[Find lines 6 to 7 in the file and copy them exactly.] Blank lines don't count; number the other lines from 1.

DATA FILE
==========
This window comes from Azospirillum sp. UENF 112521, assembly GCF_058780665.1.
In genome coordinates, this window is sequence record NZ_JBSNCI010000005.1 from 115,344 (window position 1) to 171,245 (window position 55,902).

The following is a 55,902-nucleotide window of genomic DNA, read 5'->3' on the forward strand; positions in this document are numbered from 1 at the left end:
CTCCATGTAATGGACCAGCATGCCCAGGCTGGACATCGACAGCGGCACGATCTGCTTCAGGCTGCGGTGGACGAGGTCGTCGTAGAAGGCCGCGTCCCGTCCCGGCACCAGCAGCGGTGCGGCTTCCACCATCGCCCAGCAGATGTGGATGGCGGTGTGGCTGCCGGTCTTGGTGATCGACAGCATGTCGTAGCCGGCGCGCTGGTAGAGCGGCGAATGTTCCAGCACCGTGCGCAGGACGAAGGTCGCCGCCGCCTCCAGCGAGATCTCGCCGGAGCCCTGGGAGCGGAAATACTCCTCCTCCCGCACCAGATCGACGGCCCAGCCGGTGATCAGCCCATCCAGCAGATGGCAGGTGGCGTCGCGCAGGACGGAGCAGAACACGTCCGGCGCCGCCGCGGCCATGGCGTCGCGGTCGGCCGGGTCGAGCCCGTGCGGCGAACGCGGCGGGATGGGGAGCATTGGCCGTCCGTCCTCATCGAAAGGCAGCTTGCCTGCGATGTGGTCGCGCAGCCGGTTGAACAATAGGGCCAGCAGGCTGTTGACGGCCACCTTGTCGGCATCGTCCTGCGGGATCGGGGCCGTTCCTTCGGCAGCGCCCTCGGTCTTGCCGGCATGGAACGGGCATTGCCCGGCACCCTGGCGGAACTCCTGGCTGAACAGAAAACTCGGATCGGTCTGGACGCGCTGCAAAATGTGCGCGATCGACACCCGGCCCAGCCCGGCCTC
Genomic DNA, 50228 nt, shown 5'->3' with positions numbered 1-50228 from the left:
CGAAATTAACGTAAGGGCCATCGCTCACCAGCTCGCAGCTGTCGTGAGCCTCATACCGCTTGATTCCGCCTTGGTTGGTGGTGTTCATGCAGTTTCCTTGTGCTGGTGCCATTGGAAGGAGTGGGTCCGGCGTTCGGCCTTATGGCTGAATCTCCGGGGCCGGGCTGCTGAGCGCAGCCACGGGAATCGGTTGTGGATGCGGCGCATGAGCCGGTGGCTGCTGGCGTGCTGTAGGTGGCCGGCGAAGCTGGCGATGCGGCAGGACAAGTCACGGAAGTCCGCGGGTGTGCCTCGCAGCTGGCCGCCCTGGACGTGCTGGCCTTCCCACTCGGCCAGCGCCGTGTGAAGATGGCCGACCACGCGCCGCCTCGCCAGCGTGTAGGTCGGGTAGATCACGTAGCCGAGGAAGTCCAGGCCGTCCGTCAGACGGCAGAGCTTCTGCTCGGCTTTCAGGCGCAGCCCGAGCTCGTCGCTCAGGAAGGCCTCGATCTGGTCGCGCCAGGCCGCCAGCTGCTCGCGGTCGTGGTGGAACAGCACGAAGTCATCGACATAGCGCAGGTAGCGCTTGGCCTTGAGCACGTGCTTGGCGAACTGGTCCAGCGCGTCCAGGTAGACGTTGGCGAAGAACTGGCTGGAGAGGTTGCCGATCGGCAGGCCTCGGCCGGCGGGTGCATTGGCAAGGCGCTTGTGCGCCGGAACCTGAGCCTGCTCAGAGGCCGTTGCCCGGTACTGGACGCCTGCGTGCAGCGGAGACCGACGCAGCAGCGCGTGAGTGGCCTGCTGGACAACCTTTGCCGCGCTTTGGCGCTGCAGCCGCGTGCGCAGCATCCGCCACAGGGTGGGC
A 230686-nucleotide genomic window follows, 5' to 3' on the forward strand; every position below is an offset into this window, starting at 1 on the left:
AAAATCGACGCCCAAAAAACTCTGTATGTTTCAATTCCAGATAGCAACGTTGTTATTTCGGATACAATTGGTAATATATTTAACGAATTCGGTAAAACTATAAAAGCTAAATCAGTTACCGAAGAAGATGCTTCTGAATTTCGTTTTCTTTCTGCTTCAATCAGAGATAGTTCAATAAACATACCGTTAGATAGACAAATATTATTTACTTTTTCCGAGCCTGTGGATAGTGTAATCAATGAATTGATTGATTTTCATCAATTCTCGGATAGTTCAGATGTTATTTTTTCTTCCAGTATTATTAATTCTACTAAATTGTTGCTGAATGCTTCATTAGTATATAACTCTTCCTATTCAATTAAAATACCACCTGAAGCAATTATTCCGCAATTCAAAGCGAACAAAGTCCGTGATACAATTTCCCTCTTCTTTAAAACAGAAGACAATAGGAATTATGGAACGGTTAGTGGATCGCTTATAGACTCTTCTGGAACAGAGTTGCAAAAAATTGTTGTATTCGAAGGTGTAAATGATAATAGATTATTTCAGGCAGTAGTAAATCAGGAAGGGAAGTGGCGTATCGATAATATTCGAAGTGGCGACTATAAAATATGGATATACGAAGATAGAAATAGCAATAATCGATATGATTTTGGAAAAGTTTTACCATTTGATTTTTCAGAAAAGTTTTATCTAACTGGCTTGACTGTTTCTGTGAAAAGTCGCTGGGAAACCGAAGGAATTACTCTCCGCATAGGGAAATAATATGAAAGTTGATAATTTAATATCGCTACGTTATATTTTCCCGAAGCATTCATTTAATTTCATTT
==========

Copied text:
CGAAATTAACGTAAGGGCCATCGCTCACCAGCTCGCAGCTGTCGTGAGCCTCATACCGCTTGATTCCGCCTTGGTTGGTGGTGTTCATGCAGTTTCCTTGTGCTGGTGCCATTGGAAGGAGTGGGTCCGGCGTTCGGCCTTATGGCTGAATCTCCGGGGCCGGGCTGCTGAGCGCAGCCACGGGAATCGGTTGTGGATGCGGCGCATGAGCCGGTGGCTGCTGGCGTGCTGTAGGTGGCCGGCGAAGCTGGCGATGCGGCAGGACAAGTCACGGAAGTCCGCGGGTGTGCCTCGCAGCTGGCCGCCCTGGACGTGCTGGCCTTCCCACTCGGCCAGCGCCGTGTGAAGATGGCCGACCACGCGCCGCCTCGCCAGCGTGTAGGTCGGGTAGATCACGTAGCCGAGGAAGTCCAGGCCGTCCGTCAGACGGCAGAGCTTCTGCTCGGCTTTCAGGCGCAGCCCGAGCTCGTCGCTCAGGAAGGCCTCGATCTGGTCGCGCCAGGCCGCCAGCTGCTCGCGGTCGTGGTGGAACAGCACGAAGTCATCGACATAGCGCAGGTAGCGCTTGGCCTTGAGCACGTGCTTGGCGAACTGGTCCAGCGCGTCCAGGTAGACGTTGGCGAAGAACTGGCTGGAGAGGTTGCCGATCGGCAGGCCTCGGCCGGCGGGTGCATTGGCAAGGCGCTTGTGCGCCGGAACCTGAGCCTGCTCAGAGGCCGTTGCCCGGTACTGGACGCCTGCGTGCAGCGGAGACCGACGCAGCAGCGCGTGAGTGGCCTGCTGGACAACCTTTGCCGCGCTTTGGCGCTGCAGCCGCGTGCGCAGCATCCGCCACAGGGTGGGC
A 230686-nucleotide genomic window follows, 5' to 3' on the forward strand; every position below is an offset into this window, starting at 1 on the left: